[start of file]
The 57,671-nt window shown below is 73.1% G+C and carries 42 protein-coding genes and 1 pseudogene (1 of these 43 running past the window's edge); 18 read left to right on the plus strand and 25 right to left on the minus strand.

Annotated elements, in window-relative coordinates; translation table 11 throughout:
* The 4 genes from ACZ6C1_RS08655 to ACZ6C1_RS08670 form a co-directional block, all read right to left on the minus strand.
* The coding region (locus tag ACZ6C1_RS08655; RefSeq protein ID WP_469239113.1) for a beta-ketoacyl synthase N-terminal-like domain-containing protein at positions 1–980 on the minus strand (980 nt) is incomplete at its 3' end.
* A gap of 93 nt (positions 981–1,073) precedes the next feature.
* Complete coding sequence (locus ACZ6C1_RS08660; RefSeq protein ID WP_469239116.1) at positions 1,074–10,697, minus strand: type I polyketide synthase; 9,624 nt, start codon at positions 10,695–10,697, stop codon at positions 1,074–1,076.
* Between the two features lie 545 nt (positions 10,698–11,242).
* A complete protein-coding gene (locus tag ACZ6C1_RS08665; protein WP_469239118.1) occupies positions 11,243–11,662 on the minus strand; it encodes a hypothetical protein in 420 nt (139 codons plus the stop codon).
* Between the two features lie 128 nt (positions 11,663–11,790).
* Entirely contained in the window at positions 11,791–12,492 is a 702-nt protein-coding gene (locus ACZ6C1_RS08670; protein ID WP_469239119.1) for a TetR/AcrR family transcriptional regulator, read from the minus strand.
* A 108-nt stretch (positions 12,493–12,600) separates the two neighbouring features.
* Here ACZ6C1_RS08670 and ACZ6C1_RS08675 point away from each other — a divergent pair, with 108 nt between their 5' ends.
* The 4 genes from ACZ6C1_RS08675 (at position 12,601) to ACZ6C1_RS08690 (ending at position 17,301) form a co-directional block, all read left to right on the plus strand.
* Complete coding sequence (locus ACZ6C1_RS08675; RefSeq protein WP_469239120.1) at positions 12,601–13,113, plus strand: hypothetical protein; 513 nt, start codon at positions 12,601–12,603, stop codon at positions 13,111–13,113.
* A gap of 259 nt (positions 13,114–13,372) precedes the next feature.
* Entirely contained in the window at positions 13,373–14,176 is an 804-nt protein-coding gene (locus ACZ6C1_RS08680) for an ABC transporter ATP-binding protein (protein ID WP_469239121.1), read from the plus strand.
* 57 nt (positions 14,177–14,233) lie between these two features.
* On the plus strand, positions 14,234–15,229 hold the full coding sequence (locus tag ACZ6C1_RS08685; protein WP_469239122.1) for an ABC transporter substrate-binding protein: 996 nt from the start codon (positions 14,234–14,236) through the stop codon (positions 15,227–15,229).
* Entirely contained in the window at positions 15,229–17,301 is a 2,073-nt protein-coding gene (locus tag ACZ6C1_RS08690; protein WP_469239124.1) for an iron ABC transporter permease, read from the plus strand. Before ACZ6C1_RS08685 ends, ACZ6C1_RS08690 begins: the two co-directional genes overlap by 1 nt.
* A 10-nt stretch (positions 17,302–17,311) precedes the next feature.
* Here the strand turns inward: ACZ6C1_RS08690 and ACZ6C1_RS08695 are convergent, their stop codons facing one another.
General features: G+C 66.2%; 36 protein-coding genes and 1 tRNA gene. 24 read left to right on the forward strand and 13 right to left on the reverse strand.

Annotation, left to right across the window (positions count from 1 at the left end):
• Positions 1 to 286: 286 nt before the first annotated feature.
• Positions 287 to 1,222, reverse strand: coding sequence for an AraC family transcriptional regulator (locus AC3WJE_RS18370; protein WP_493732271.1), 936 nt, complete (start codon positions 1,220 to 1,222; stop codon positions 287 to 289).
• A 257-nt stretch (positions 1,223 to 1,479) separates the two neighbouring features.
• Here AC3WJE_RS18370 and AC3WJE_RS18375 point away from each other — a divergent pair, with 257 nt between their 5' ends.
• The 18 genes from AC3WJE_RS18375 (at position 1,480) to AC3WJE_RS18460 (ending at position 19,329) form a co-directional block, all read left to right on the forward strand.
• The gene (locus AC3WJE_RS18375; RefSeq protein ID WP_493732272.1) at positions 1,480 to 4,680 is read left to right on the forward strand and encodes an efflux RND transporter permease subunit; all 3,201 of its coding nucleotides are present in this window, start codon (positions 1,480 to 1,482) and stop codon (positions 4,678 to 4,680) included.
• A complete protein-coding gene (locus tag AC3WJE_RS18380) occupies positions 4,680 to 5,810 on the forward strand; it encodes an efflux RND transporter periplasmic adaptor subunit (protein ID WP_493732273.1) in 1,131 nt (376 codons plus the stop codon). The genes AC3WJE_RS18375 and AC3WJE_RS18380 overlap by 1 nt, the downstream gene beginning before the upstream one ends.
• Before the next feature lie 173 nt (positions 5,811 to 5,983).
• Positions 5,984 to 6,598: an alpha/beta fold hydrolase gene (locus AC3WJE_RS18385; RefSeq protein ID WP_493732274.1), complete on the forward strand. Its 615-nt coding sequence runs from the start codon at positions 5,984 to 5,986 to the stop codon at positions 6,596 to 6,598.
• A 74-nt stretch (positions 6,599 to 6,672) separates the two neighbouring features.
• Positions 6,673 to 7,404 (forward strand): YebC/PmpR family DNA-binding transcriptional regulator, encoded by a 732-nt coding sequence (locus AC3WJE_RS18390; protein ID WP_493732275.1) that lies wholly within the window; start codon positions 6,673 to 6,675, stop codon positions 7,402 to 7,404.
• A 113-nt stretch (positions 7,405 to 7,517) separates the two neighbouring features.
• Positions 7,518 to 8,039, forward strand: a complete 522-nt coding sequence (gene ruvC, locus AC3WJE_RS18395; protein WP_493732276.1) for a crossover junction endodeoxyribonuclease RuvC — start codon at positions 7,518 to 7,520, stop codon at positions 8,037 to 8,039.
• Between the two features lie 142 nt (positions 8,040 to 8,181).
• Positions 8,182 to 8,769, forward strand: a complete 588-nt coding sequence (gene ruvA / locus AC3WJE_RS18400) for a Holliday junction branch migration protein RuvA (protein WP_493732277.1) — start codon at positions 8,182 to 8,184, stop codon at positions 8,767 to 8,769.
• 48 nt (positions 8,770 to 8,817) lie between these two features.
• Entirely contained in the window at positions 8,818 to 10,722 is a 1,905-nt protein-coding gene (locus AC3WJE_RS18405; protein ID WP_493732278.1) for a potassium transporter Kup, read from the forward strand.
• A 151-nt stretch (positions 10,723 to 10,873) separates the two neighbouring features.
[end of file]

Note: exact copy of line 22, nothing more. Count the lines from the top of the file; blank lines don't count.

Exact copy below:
General features: G+C 66.2%; 36 protein-coding genes and 1 tRNA gene. 24 read left to right on the forward strand and 13 right to left on the reverse strand.